- Reading level: Young Adult
- Paperback: 368 pages
- Publisher: Harlequin; Original edition (February 1, 2010)
- Language: English
- ISBN-10: 0373210086
- ISBN-13: 978-0373210084
MEGHAN CHASE HAS A SECRET DESTINY— ONE SHE COULD NEVER HAVE IMAGINED…
Something has always felt slightly off in Meghan’s life, ever since her father disappeared before her eyes when she was six. She has never quite fit in at school…or at home.
When a dark stranger begins watching her from afar, and her prankster best friend becomes strangely protective of her, Meghan senses that everything she’s known is about to change.
But she could never have guessed the truth—that she is the daughter of a mythical faery king and is a pawn in a deadly war. Now Meghan will learn just how far she’ll go to save someone she cares about, to stop a mysterious evil no faery creature dare face…and to find love with a young prince who might rather see her dead than let her touch his icy heart.
I have nothing bad to say about this book, really. The Iron King was fantastic! I love Julie's writing style, and I mean it when I say the front part of the book spooked my out. Meghan was a nice, well-liked character, and I was really amazed at how far she was willing to go to get her [kidnapped] half-brother back. She exuded intelligence and unswerving determination even though she had to face various obstacles on her journey to the magical realm to save her brother.
The Iron King is not a book about cute and adorable faeries. In the fey world, Meghan learned that most fey are abominable and that nothing is free. When you request for a help, you must know that you have to return the favour some day.
I thought that the cait sith, Grimilkin was an interesting character. He was earnest in helping Meghan to find Puck in exchange for a small favour, but only when he met Oberon, the King of the Summer Court did I realize that he was actually aiming for Oberon because he knew that Meghan was the daughter of Oberon. However, I don't think he was a bad character. He was just mysterious, elusive and calculative.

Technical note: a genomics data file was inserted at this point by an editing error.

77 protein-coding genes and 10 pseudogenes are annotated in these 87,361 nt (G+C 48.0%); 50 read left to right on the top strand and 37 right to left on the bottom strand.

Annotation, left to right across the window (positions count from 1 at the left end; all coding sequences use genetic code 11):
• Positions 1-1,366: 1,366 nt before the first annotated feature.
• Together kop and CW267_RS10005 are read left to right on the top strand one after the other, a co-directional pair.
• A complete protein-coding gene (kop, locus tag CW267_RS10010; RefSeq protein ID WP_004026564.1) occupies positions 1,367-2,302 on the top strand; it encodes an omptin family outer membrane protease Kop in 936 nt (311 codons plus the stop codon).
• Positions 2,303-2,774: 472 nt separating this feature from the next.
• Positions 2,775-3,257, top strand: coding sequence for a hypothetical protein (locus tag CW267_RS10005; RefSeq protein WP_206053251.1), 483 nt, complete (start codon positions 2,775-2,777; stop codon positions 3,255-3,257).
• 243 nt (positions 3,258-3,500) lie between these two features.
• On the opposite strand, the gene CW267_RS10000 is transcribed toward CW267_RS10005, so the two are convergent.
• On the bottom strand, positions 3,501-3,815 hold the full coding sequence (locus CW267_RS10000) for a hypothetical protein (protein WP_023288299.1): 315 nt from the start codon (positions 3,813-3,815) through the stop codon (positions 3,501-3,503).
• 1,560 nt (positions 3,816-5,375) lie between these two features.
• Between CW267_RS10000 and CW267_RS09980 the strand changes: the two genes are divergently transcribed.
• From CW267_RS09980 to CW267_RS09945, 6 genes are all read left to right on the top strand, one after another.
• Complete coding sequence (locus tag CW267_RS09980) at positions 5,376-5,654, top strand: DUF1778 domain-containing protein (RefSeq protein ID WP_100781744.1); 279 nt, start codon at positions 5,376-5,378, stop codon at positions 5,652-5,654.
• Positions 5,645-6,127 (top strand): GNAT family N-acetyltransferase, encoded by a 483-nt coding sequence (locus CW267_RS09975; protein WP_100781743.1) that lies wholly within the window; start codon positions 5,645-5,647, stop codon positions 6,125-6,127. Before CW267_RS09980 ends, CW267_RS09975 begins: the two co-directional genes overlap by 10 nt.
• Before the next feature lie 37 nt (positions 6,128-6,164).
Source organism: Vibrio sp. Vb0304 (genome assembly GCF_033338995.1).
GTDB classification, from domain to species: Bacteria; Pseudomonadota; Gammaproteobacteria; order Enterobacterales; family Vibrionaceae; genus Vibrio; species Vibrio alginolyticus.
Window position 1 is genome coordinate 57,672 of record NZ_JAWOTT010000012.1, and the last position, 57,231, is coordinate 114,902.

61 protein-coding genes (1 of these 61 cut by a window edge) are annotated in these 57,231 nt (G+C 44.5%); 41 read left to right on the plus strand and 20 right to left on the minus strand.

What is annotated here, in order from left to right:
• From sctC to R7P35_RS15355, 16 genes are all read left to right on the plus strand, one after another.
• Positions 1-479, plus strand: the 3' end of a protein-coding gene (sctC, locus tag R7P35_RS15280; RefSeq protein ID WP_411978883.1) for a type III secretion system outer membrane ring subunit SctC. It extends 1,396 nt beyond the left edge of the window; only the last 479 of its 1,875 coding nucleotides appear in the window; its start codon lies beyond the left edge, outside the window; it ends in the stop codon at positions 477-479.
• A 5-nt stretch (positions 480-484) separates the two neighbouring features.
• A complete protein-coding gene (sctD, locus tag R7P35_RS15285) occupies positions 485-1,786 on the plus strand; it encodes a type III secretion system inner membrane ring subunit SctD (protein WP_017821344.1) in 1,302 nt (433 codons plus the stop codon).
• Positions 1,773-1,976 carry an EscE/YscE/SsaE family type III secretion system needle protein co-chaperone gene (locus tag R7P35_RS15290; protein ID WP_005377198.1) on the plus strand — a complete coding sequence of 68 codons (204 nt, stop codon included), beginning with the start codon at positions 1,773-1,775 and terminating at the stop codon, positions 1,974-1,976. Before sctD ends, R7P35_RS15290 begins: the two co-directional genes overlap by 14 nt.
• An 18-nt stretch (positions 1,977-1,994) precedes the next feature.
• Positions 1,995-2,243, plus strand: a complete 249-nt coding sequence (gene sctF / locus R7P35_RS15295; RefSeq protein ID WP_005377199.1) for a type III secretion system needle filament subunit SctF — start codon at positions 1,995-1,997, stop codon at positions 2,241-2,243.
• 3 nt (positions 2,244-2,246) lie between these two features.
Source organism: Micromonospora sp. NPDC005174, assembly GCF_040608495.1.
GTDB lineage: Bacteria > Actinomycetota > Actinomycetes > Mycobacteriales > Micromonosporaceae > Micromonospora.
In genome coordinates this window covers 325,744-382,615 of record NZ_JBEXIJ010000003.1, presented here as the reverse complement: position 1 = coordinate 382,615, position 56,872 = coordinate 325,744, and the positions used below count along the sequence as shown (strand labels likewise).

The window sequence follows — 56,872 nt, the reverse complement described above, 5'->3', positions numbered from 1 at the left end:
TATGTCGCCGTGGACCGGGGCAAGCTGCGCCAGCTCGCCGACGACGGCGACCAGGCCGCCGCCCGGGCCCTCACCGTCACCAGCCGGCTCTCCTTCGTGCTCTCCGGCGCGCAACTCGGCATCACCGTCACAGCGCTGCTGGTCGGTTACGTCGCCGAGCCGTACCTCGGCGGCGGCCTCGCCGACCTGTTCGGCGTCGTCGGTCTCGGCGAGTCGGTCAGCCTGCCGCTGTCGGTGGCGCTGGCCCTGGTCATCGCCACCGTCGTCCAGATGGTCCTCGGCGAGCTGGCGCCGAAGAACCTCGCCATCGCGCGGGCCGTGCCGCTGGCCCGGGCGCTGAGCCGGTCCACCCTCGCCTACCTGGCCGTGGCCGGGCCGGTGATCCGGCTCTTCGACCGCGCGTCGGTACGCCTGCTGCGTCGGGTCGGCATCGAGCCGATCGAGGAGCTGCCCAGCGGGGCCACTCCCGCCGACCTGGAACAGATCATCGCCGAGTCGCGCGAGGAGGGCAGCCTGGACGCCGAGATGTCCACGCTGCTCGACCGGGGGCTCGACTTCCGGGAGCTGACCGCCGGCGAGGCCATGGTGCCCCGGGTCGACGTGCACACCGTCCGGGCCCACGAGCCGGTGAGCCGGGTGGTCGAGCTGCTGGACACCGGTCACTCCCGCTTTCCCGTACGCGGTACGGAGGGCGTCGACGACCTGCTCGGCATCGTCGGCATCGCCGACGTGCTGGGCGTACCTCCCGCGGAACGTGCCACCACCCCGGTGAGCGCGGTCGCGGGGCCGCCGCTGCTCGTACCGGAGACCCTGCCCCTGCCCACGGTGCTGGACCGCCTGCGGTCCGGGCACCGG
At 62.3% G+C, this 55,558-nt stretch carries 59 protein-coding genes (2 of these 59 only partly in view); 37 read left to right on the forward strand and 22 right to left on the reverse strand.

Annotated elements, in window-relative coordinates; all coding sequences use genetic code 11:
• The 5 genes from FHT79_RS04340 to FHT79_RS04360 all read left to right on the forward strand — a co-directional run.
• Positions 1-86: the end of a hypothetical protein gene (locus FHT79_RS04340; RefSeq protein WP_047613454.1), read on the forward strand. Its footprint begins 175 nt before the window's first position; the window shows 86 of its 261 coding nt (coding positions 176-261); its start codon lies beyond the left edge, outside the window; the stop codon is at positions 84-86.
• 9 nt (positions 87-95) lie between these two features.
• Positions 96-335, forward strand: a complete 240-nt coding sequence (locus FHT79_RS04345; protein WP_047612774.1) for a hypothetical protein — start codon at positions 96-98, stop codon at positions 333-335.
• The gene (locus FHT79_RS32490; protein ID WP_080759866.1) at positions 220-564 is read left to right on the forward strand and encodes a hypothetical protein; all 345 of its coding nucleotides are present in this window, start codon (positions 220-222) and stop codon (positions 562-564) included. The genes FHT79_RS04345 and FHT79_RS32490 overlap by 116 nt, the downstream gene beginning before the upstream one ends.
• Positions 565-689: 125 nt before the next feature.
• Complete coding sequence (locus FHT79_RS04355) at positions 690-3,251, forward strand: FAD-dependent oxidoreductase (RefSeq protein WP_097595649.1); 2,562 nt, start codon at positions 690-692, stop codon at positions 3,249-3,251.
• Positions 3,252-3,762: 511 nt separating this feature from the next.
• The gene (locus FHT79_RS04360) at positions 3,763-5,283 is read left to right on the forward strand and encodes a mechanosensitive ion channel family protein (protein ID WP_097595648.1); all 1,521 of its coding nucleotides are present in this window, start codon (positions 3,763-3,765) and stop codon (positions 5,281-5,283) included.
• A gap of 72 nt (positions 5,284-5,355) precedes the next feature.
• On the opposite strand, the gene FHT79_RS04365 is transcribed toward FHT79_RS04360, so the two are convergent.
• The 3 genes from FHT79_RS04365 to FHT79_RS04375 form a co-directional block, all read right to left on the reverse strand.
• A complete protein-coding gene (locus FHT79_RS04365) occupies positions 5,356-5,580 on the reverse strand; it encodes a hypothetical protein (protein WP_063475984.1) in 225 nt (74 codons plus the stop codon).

Meghan's relationship with her fey-friend Puck a.k.a. Robbin Goodfellow and love interest Ash a.k.a. the third prince of the Winter Court is one of the major aspects in this book. While I was glad that Puck's mischievous, caring and supporting character provided fun and comfort for Meghan, I was even touched by Ash's willingness to trade his life for Meghan's in The Iron King's fortress, even though he did it in the name of his contract with her. I somehow figured out that he was in love with Meghan, and I was hoping he would have a happy ending with Meghan in the future, despite the serious affection that Puck, his sworn-enemy, obviously had for her.
Thumbs up for the great plot! The author inserted a lot of twists and turns throughout the story and it kept me interested the whole time. Each chapter ends with a clue of what is going to happen next or a last line that will will implore readers to read more, regardless of the time. The writing has a constant flow that will make you read with ease and excitement. As the plot builds, you will find yourself entranced by the beauty and danger of the Fey world.
Overall, The Iron King is a wonderful, fascinating depiction of the Fey world through the eyes of a half-fey. Julie presents a strong, solid opening with The Iron King, and I'll definitely be reading The Iron Daughter to see what will Julie present in this second book of the The Iron Fey trilogy.
Thanks to Chris Fontes for presenting me with a paperback copy of The Iron King! Thank you so much, Chris!
Julie Kagawa was born in Sacramento, California. But nothing exciting really happened to her there. So, at the age of nine she and her family moved to Hawaii, which she soon discovered was inhabited by large carnivorous insects, colonies of house geckos, and frequent hurricanes. She spent much of her time in the ocean, when she wasn’t getting chased out of it by reef sharks, jellyfish, and the odd eel.
The Iron King is now available!